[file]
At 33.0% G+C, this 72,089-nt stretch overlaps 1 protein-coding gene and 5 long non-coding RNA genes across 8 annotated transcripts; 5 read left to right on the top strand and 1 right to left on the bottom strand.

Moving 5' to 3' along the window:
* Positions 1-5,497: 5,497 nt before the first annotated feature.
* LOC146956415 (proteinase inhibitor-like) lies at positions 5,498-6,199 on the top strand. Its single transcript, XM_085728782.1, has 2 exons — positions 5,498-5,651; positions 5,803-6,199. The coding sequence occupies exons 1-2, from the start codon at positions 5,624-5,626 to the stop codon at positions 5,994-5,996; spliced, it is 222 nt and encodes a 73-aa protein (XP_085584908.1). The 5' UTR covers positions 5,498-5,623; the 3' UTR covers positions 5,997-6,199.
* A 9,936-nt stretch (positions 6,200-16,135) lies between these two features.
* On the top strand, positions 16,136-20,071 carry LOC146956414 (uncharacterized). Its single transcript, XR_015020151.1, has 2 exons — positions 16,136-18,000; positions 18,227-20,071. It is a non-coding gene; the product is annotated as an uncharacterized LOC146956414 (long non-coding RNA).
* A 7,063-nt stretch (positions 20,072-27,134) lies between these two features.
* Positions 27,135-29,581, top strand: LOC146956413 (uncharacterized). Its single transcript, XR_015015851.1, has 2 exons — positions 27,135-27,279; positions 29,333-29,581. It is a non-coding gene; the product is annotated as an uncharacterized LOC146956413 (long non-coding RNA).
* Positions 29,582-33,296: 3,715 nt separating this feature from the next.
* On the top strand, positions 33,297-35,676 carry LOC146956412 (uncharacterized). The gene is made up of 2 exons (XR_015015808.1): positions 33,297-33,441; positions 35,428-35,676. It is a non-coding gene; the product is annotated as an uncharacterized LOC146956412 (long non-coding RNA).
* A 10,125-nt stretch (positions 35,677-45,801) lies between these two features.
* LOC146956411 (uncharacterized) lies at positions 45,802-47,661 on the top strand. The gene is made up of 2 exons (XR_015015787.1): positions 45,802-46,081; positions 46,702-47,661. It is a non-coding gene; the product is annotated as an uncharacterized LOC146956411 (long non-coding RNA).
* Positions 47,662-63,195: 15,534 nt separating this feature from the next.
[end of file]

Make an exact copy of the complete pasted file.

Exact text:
At 33.0% G+C, this 72,089-nt stretch overlaps 1 protein-coding gene and 5 long non-coding RNA genes across 8 annotated transcripts; 5 read left to right on the top strand and 1 right to left on the bottom strand.

Moving 5' to 3' along the window:
* Positions 1-5,497: 5,497 nt before the first annotated feature.
* LOC146956415 (proteinase inhibitor-like) lies at positions 5,498-6,199 on the top strand. Its single transcript, XM_085728782.1, has 2 exons — positions 5,498-5,651; positions 5,803-6,199. The coding sequence occupies exons 1-2, from the start codon at positions 5,624-5,626 to the stop codon at positions 5,994-5,996; spliced, it is 222 nt and encodes a 73-aa protein (XP_085584908.1). The 5' UTR covers positions 5,498-5,623; the 3' UTR covers positions 5,997-6,199.
* A 9,936-nt stretch (positions 6,200-16,135) lies between these two features.
* On the top strand, positions 16,136-20,071 carry LOC146956414 (uncharacterized). Its single transcript, XR_015020151.1, has 2 exons — positions 16,136-18,000; positions 18,227-20,071. It is a non-coding gene; the product is annotated as an uncharacterized LOC146956414 (long non-coding RNA).
* A 7,063-nt stretch (positions 20,072-27,134) lies between these two features.
* Positions 27,135-29,581, top strand: LOC146956413 (uncharacterized). Its single transcript, XR_015015851.1, has 2 exons — positions 27,135-27,279; positions 29,333-29,581. It is a non-coding gene; the product is annotated as an uncharacterized LOC146956413 (long non-coding RNA).
* Positions 29,582-33,296: 3,715 nt separating this feature from the next.
* On the top strand, positions 33,297-35,676 carry LOC146956412 (uncharacterized). The gene is made up of 2 exons (XR_015015808.1): positions 33,297-33,441; positions 35,428-35,676. It is a non-coding gene; the product is annotated as an uncharacterized LOC146956412 (long non-coding RNA).
* A 10,125-nt stretch (positions 35,677-45,801) lies between these two features.
* LOC146956411 (uncharacterized) lies at positions 45,802-47,661 on the top strand. The gene is made up of 2 exons (XR_015015787.1): positions 45,802-46,081; positions 46,702-47,661. It is a non-coding gene; the product is annotated as an uncharacterized LOC146956411 (long non-coding RNA).
* Positions 47,662-63,195: 15,534 nt separating this feature from the next.